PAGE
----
The short answer is that you really have no idea.   Certainly, the presence of Moose (and of the companion “MooseX” packages) makes this type of question very ambiguous.   It could mean any number of things.   Which means that you basically need to apply salesmanship, and to be well-prepared with considered responses for a variety of scenarios (as well as exploratory questions to help you gage what the term actually means to them).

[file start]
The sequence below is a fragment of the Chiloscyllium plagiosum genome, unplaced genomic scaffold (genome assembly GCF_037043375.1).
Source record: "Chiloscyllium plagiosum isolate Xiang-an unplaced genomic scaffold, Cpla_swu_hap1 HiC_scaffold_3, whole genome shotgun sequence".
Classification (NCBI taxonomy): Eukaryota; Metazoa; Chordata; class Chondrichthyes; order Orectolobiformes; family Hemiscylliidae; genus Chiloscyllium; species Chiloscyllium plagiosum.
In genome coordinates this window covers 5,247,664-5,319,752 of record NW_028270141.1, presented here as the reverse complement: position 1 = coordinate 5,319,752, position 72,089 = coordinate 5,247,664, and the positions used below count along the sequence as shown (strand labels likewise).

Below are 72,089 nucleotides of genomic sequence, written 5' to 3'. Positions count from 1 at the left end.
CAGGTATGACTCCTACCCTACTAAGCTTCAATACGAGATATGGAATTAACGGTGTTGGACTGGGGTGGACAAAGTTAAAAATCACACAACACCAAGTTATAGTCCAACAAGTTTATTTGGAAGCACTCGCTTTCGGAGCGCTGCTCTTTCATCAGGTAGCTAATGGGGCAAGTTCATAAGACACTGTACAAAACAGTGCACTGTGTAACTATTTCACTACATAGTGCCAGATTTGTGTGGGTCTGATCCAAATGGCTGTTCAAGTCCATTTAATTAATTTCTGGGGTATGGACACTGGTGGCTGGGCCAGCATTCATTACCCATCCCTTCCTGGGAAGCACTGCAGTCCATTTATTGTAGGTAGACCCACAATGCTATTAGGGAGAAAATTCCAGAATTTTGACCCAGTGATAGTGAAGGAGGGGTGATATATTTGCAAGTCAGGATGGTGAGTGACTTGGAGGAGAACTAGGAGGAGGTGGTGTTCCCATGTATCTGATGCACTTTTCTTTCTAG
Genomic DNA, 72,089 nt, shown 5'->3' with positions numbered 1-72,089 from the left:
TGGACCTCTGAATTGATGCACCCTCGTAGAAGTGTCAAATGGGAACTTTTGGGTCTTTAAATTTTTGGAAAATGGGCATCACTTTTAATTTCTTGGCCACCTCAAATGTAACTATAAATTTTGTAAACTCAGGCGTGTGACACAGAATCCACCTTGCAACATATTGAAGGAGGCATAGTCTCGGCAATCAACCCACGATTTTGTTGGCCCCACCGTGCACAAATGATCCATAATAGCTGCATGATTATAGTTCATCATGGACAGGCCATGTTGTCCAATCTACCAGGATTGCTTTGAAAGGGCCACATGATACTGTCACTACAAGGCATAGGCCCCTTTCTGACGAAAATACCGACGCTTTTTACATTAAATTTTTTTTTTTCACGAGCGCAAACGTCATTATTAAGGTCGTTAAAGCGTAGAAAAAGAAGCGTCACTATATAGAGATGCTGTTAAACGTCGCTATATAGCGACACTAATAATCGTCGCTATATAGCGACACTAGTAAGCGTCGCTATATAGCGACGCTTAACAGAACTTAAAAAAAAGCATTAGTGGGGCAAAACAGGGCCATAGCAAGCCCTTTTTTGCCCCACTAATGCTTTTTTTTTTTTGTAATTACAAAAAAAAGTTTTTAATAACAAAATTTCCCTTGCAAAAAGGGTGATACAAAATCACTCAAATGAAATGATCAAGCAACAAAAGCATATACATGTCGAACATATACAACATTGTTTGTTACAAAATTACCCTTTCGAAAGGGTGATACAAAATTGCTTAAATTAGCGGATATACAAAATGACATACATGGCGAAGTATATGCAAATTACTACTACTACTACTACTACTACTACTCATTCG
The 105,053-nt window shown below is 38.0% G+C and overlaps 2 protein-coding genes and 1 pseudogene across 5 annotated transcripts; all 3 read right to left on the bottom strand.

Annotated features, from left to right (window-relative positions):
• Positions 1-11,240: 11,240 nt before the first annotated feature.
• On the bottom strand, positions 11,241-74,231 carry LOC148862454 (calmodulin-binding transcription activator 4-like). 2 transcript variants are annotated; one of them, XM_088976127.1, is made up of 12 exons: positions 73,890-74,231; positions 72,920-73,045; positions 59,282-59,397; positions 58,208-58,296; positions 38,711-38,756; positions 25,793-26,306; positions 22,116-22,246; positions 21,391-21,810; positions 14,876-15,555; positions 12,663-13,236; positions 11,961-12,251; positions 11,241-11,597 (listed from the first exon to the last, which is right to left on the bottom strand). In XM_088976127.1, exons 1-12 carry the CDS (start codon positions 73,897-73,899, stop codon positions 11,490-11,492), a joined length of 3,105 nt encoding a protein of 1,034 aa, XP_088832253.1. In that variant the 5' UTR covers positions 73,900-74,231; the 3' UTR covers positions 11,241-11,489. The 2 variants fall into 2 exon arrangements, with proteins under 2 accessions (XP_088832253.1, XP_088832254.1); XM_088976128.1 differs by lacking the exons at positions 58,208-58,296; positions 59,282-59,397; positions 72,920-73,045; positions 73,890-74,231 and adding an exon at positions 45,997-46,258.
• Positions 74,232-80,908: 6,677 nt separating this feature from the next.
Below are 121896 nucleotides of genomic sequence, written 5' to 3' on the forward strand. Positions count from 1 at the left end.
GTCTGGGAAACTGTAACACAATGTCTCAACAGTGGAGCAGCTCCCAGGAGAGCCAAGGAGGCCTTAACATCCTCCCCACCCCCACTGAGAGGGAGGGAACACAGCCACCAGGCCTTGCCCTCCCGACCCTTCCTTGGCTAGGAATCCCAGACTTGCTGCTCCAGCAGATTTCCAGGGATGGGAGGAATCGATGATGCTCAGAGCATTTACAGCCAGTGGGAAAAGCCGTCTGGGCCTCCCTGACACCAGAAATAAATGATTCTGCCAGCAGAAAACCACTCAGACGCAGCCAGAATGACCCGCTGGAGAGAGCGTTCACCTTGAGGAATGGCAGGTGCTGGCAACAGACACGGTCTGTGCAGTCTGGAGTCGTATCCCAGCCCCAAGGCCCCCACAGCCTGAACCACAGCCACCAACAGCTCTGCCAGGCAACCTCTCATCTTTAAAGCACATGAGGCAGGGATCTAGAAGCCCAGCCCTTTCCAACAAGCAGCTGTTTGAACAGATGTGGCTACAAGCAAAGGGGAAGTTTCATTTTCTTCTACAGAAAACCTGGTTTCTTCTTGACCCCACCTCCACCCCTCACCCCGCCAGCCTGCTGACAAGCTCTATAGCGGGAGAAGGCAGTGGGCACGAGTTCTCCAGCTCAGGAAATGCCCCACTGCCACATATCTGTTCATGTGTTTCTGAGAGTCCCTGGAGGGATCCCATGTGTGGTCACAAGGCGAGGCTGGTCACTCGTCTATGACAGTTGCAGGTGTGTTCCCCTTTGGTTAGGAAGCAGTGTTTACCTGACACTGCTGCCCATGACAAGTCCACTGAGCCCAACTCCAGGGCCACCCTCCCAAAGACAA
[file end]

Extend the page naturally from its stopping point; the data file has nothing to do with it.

The “least common denominator” definition is probably a good place to start, as described in perlmod and the very-many similar perldoc documents.   The notion, even in its most elementary and earliest implementations, of useing a package, instantiating a Perl object defined in that package, and of making method-calls to it.   Being able to “spew the technical guts of how” to do this, is likely to be much less important than “knowing why and when” it is advantageous to do this.   It is okay to speak in fairly abstract, conceptual terms during an initial interview.   It is also okay to say very frankly that you need to research a concept that they bring up ... much better than trying to bluff, which never works.   If they start hammering you with demands for technical-spew details regarding something that you truly are not prepared to answer, the best thing to do is to be very straightforward to the effect that “I don’t know, but I can find out, and here is something that I do know which might be relevant...” “I don’t right-now know exactly what you are referring to, but I do know that I do know what I’m doing, nonetheless.”   Don’t let anyone make you sweat or lose your cool, even if they attempt it, as they sometimes will.